On a miserable November’s night, the cosy music hall at the top of Belgrave provides a welcome refuge from the biting cold. Last Tuesday evening I made my way down to experience the remarkable set of spoken word icon Kate Tempest. Out of the midst of the shadowy, smoky stage, Tempest emerged to prophesise politics, personal conflicts and humanity’s dark future.
“I appreciate the value you’ve placed on this experience by coming here tonight,” she says, before voicing her love for intimate venues like this. In line with her musical condemnation of modern society, she asks us to keep our phones in our pockets for the evening, adding comically: “If you really need to prove that you were here, I can pose for a picture now for you” – and grinning cheekily as she poses with the mic for a few moments.
“Leeds is a special place for me,” she continues. “Last time we were here we played the Brudenell Social Club, and a nurse just stood up in the middle of it and started talking about the NHS. It was really an amazing experience.”
After reminiscing upon past times in the city, she kicks off her set with the hard-hitting beats and equally uncompromising truths of ‘Europe is Lost’, before dipping into Let Them Eat Chaos and Everybody Down with a selection of tracks from each. The ominous verse of ‘Ketamine for Breakfast’, chaotic despair of ‘Grubby’ and dejected musical landscape of ‘Tunnel Vision’ stand out amid this selection of assured rap as she explores modern society.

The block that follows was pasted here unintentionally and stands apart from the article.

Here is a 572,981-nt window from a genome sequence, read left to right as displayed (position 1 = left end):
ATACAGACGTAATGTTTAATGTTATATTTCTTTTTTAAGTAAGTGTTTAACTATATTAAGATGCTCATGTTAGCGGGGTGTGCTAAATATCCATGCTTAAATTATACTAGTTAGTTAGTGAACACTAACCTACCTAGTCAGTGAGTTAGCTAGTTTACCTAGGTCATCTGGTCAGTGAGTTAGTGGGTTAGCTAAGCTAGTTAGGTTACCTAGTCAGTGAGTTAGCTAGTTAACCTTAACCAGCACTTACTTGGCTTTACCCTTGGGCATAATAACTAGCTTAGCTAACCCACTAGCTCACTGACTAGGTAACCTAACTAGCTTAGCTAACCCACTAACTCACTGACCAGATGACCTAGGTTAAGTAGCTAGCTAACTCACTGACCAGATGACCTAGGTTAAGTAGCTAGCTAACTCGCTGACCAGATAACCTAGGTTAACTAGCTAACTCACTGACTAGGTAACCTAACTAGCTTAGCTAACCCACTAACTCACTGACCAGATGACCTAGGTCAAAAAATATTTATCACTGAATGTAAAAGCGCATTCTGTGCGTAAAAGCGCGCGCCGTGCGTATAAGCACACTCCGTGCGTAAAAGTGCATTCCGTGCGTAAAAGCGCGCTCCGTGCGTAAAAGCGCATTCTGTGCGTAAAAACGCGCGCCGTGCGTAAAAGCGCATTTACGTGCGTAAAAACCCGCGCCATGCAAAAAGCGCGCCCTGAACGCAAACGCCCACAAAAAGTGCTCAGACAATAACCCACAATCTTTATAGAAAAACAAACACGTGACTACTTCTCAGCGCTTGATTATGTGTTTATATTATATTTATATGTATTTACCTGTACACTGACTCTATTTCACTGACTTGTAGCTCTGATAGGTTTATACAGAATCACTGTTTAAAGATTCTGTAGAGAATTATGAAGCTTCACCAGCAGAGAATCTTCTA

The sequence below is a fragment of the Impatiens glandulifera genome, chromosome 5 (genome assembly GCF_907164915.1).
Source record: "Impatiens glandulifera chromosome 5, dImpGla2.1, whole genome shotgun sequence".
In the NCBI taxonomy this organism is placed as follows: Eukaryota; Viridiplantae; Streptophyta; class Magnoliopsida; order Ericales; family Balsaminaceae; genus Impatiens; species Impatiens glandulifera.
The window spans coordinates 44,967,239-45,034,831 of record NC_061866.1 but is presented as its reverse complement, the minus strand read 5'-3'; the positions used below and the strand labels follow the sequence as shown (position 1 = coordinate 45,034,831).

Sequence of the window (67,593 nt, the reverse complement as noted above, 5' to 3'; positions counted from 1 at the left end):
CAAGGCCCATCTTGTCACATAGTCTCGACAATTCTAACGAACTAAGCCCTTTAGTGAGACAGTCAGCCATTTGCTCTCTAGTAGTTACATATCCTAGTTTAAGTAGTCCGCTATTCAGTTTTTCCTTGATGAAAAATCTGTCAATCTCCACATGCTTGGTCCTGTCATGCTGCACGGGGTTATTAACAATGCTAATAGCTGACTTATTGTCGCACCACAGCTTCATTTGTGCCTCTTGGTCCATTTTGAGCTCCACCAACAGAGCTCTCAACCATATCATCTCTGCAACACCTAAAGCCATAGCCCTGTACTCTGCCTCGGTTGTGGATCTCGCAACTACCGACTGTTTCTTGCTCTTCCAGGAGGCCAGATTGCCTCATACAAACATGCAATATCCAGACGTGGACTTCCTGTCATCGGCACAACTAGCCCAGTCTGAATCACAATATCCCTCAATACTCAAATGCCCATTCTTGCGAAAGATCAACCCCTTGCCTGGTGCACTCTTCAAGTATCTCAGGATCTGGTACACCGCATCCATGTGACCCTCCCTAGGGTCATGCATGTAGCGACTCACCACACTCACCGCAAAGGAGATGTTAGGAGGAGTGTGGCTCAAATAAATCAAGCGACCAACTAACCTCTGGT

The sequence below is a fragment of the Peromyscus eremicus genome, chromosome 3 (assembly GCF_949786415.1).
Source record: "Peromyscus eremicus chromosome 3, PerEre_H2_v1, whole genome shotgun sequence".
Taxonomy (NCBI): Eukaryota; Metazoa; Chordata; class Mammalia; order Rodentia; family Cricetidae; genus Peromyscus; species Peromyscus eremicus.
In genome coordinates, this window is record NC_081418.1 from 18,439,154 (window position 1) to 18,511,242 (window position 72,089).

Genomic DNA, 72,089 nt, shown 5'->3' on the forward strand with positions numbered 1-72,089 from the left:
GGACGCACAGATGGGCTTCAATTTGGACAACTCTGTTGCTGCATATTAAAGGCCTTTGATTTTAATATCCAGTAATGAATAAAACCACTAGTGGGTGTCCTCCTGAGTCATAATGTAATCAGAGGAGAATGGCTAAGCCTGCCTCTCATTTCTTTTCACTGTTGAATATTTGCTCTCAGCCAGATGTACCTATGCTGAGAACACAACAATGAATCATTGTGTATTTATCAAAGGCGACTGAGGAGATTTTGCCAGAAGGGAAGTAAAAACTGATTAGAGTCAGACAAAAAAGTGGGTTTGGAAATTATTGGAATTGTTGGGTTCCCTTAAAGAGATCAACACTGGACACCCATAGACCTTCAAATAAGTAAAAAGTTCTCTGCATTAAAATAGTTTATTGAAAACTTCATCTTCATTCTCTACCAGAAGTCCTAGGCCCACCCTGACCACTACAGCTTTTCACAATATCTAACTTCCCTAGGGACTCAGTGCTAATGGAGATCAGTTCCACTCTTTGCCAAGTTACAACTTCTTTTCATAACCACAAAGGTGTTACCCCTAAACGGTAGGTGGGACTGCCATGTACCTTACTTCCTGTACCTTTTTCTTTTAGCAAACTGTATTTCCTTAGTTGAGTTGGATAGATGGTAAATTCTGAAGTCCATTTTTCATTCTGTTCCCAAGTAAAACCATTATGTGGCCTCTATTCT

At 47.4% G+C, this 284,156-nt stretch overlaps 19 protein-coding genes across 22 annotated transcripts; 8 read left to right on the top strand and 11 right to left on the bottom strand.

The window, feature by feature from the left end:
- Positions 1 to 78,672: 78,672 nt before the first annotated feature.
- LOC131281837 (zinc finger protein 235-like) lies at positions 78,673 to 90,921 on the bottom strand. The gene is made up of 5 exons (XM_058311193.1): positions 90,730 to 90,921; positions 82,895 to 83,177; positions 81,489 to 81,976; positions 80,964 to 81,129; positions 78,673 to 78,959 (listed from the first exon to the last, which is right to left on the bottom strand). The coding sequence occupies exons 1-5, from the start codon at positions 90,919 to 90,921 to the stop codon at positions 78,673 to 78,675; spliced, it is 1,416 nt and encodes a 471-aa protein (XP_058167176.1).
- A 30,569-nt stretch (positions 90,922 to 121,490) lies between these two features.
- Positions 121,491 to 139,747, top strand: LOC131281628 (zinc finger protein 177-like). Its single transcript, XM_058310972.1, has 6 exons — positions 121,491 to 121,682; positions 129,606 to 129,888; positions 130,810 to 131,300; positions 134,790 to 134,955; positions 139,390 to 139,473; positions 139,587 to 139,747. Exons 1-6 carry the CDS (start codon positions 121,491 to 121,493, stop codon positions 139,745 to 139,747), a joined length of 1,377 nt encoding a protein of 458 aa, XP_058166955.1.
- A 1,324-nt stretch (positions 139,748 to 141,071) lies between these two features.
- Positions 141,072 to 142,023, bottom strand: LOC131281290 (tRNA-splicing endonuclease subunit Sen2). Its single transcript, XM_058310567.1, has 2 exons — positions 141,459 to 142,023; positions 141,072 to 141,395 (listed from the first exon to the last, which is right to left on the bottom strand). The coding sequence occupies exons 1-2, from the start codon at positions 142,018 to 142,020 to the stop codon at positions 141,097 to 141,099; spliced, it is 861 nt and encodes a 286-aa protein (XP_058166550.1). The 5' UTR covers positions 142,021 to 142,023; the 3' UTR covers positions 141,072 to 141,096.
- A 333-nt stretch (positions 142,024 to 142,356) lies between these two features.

‘Tunnel Vision’ ends and with it so does the first half of the evening. The stage goes dark and Tempest tilts her head back in silence, her eyes resting on us as she recollects and refocuses herself. The melancholic intro of ‘Thirsty’ signals the start of her 2019 album The Book of Traps and Lessons, and the second half of the evening begins.
Despair and exasperation mark her verse as she delves deeper into the state of our planet. “7.4 billion humans…7.5 billion humans…7.6 billion humans,” she recounts in ‘Keep Moving Don’t Move’, our population growing exponentially as the red sphere that backdrops the stage gleams and mutates in the light, appearing as a symbol of our ever-warming planet.
Tempest narrates an unsparing commentary on humanity and love in ‘All Humans Too Late’, ‘Hold Your Own’ and ‘Firesmoke’, before the evening crescendos with dynamic lighting and the rising sounds of ‘Holy Elixir’. A sense of urgency is palpable as the stage falls into a scene of almost panic, lights chaotically flashing, the music intensifying and Tempest’s verse escalating. She stops and stands back while keyboardist Clare Uchima frantically adjusts the keyboard and synth pads surrounding her, as if trying to find the right button to alter our catastrophic future.
Tempest returns to the centre of the stage and leaves us with a soft, gentle rendering of her love for ‘People’s Faces’, offering us a remedy, something to look to in moments of darkness. Her performance was truly an extraordinary experience, and her poignant words will remain in the minds and thoughts of those that were there for a long time.
Photos/Video by Tom Weatherilt